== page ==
You guys. I can’t even tell you how insanely excited I am to share my latest build with you today. I mean, just look:
Is that not the most adorable thing you ever did see?
The tongue-and-groove planks!
The transom window!
The flower box!
Seriously. I can’t even. I am dying over here.
Okay, okay, I know what you’re thinking. I can feel you judging me with your judgy eyeballs.
“But Jen, you said ‘INDOOR’ playhouse and we are CLEARLY OUTDOORS.”
I know, I knowww.
But trust me, if you saw my house right now, you would be thanking me for sparing your precious peepers. They would literally burn out of your head if you saw what a train wreck my house is right now.
We’re about to move (again! Army life) and we are buried in cardboard boxes and crap ev-er-y-where. I have no idea how we move so often and still manage to collect SO.MUCH.STUFF. We had a yard sale right before we moved out of our house in Kentucky and when we got to our new house, we had another yard sale because we were unpacking boxes, asking ourselves, “why the heck did we move this crap across state lines?!”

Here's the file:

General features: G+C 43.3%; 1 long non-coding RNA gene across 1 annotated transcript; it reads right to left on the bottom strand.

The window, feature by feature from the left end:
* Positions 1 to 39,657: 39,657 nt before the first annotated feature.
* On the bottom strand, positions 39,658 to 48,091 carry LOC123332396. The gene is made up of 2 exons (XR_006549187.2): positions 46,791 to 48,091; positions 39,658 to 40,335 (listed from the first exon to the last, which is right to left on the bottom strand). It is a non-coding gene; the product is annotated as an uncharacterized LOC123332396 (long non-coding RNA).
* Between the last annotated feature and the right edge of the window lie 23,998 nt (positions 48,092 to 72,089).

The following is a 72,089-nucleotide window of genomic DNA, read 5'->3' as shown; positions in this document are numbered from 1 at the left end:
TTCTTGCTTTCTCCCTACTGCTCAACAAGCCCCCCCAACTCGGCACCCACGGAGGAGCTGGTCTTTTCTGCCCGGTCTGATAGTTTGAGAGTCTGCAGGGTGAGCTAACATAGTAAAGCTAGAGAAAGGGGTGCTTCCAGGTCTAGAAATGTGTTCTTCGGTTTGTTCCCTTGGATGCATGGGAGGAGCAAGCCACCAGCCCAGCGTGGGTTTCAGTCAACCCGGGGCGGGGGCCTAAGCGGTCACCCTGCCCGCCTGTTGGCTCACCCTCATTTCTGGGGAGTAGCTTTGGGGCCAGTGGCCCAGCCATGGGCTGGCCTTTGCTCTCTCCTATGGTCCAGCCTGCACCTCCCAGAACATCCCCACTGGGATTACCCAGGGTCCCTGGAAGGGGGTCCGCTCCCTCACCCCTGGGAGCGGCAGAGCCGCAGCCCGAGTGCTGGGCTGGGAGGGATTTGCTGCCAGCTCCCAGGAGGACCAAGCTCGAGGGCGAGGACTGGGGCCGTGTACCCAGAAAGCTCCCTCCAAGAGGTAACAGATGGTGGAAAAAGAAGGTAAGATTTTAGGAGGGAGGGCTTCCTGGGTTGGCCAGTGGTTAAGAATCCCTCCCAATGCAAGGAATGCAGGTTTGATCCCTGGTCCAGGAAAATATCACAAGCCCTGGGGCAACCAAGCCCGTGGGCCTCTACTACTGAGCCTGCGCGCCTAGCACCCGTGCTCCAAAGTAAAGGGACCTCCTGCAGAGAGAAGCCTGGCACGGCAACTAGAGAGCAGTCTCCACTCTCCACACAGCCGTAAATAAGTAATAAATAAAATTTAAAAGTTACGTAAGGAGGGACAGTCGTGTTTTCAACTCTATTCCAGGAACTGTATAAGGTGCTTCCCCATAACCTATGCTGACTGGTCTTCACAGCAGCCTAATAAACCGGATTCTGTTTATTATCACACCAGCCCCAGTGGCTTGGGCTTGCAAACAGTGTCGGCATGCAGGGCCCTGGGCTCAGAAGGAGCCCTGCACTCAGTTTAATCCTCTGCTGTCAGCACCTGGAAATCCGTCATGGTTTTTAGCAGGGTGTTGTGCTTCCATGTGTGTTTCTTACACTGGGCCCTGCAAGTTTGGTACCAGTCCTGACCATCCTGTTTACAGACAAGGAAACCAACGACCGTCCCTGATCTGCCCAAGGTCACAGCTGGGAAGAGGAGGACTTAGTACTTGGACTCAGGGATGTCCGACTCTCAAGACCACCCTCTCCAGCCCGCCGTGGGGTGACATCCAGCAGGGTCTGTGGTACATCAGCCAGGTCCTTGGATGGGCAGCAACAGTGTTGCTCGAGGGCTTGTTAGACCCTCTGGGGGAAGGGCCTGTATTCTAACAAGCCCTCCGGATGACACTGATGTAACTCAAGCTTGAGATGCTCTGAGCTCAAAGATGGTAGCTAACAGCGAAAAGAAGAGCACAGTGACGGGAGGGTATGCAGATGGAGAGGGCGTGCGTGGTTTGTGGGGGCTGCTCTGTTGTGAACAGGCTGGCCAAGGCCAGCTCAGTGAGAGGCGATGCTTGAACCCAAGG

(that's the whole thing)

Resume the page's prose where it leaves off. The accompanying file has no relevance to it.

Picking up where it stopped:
I blame my husband – I am a devoted de-clutterer. That’s my story and I’m stickin’ to it. #pinkyswear
So that’s why we had to move the INDOOR Kids’ Playhouse outside. Kinda like when it rains on your wedding day and you have to move the ceremony indoors. It’s totally like that, only the opposite. Isn’t it ironic? (see what I did there) #punny #alanis4ever!
Speaking of Alanis, have you heard her recent remake of “Ironic”? It.Is.EPIC.
Okay, enough shenanigans. Are you ready to learn how to build this stinkin’ adorable DIY kids indoor playhouse? I’ve got you covered with the free building plans!
Building with Simpson Strong-Tie® mending plates, tie plates, and angles make this build a very easy and straight-forward project. You guys. I built this playhouse in TWO DAYS.
Basically, it goes like this: build the frame out of 2x4s. Nail the tongue-and-groove planks on and you’ve got a DIY kids playhouse. The Strong-Tie connectors make it so easy and super quick and you don’t need any fancy tools to do it – just a drill, a saw, hammer, and brad nailer and you’re good to go.